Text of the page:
• 62 Metascore
    • 60 Scott Tobias
    But de Heer's high-concept feminist tract loses some of its integrity over time, as it slowly devolves into a seedy, voyeuristic thriller that takes all too much pleasure in turning the screws.
    • 67 Metascore
    • 60 Scott Tobias
    For all the formidable intellect that went into its conceit, When Evening Falls On Bucharest has a slightness that isn’t helped much by the weight of the discussion, which occasionally presses it into a flat soufflé. But Porumboiu’s insight into the filmmaking process itself is often fascinating.
    • 37 Metascore
    • 60 Scott Tobias
    Be Cool more often evokes the image of a screenwriter furiously trying draft after draft to accommodate all the stars. Accommodating the audience becomes a distant priority.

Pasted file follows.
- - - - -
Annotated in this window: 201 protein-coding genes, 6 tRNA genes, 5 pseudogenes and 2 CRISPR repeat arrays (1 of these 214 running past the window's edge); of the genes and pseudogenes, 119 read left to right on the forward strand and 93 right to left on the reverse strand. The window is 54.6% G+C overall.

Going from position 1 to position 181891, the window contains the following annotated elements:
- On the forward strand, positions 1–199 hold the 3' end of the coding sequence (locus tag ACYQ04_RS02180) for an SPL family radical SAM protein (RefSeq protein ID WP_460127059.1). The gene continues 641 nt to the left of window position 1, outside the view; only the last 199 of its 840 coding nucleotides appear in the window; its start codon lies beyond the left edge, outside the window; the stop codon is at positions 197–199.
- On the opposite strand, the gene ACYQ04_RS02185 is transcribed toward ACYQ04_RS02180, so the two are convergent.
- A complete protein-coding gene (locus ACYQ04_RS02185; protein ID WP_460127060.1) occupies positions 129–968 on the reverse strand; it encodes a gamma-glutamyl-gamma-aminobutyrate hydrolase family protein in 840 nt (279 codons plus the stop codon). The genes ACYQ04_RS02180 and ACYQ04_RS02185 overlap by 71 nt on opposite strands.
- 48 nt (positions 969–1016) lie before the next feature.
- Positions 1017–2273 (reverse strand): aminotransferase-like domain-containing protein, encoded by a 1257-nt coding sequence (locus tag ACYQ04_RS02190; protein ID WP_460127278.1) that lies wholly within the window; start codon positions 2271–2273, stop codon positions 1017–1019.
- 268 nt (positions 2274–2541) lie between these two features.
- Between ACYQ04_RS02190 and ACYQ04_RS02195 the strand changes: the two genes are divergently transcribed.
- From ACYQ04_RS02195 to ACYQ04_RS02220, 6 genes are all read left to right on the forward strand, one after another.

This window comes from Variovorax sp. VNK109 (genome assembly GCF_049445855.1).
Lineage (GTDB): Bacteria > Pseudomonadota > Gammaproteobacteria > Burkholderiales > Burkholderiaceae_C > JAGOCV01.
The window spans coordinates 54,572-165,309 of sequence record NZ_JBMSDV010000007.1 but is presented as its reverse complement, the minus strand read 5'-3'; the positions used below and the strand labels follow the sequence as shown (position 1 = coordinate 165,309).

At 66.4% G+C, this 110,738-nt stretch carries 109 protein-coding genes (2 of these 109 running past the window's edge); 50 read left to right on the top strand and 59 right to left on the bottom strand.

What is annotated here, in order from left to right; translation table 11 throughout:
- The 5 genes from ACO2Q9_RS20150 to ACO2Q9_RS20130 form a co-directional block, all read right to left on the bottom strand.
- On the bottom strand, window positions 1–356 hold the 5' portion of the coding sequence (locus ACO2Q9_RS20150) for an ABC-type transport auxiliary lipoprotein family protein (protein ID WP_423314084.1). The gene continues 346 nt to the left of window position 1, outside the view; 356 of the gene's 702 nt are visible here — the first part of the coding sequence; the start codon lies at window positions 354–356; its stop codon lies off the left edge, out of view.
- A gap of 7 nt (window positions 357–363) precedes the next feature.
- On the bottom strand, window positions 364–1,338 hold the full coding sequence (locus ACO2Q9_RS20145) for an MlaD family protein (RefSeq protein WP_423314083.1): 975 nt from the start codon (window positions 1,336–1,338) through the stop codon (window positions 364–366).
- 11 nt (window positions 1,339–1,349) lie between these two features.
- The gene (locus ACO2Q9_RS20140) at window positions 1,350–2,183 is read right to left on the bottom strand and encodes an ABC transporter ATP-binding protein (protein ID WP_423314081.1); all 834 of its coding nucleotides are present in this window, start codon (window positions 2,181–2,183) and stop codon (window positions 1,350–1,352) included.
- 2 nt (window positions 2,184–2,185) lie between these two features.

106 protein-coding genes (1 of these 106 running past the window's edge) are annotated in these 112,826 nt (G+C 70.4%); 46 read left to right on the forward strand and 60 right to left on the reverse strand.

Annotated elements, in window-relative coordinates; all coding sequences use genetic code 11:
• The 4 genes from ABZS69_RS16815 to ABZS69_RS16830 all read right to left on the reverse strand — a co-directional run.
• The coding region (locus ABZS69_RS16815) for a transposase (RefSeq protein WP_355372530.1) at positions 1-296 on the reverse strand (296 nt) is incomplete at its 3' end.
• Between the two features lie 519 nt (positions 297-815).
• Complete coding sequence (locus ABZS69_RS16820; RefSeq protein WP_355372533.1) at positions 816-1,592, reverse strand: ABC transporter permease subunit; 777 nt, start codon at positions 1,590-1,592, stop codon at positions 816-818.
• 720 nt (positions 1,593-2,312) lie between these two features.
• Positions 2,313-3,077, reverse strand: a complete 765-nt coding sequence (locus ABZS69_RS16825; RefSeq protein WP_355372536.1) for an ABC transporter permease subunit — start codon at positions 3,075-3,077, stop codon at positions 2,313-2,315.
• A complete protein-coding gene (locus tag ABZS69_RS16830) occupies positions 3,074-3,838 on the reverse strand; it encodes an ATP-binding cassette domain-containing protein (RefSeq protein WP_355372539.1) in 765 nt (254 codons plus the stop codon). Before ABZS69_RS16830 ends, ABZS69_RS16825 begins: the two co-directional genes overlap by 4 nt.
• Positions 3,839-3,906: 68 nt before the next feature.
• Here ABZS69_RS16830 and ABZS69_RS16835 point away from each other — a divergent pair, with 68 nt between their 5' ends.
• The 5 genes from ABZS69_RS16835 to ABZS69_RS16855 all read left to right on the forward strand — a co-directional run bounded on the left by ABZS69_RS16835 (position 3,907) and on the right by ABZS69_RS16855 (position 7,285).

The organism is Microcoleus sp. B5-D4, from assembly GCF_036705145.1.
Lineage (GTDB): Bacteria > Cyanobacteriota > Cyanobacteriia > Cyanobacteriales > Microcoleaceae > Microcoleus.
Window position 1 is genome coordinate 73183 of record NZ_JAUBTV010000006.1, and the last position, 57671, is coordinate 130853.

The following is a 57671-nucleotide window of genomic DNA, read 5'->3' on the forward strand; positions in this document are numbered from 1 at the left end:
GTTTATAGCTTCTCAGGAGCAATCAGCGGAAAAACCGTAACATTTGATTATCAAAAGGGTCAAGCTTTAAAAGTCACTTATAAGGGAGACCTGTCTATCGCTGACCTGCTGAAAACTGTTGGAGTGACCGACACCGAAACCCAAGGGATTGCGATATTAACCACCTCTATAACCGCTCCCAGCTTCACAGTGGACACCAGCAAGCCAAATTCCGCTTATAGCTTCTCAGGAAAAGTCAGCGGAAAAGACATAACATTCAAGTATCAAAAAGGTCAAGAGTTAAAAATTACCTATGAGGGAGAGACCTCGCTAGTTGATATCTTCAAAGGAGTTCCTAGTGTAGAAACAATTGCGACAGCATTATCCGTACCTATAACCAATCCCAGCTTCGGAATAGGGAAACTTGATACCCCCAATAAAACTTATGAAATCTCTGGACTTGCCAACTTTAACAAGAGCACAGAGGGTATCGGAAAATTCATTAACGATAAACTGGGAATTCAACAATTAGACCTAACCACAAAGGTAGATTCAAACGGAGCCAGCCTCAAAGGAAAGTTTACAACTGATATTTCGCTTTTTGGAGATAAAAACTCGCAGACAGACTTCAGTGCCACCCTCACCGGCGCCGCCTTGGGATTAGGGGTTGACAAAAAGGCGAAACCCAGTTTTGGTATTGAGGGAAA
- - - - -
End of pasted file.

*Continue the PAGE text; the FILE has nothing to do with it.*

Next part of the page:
• 77 Metascore
    • 60 Scott Tobias
    If the purpose of The Hunting Ground is to raise awareness and call viewers to action, then mission accomplished. But the tactics used are often graceless and propagandistic, and take away from the moving testimonials and the on-the-ground organization at the film’s core.
    • 71 Metascore
    • 60 Scott Tobias
    Both the actor and the character deserve a better movie, one that might have channeled the latter's desires into more than just a few rote genre thrills.
    • 49 Metascore
    • 60 Scott Tobias
    There's at least one good movie in The Man Who Copied's 124 minutes, but Furtado never settles on it.
    • 82 Metascore
    • 60 Scott Tobias
    Settles into pleasant monotony and repetition, without any narrative arc or purpose. Seasoned bird-watchers, however, may find that the sensory overload leaves them close to spiritual nirvana.
    • 60 Metascore
    • 60 Scott Tobias
    Farmiga and Garcia have a chemistry that’s unassuming and sneaky, and the pleasure they get from each other’s company ultimately proves infectious.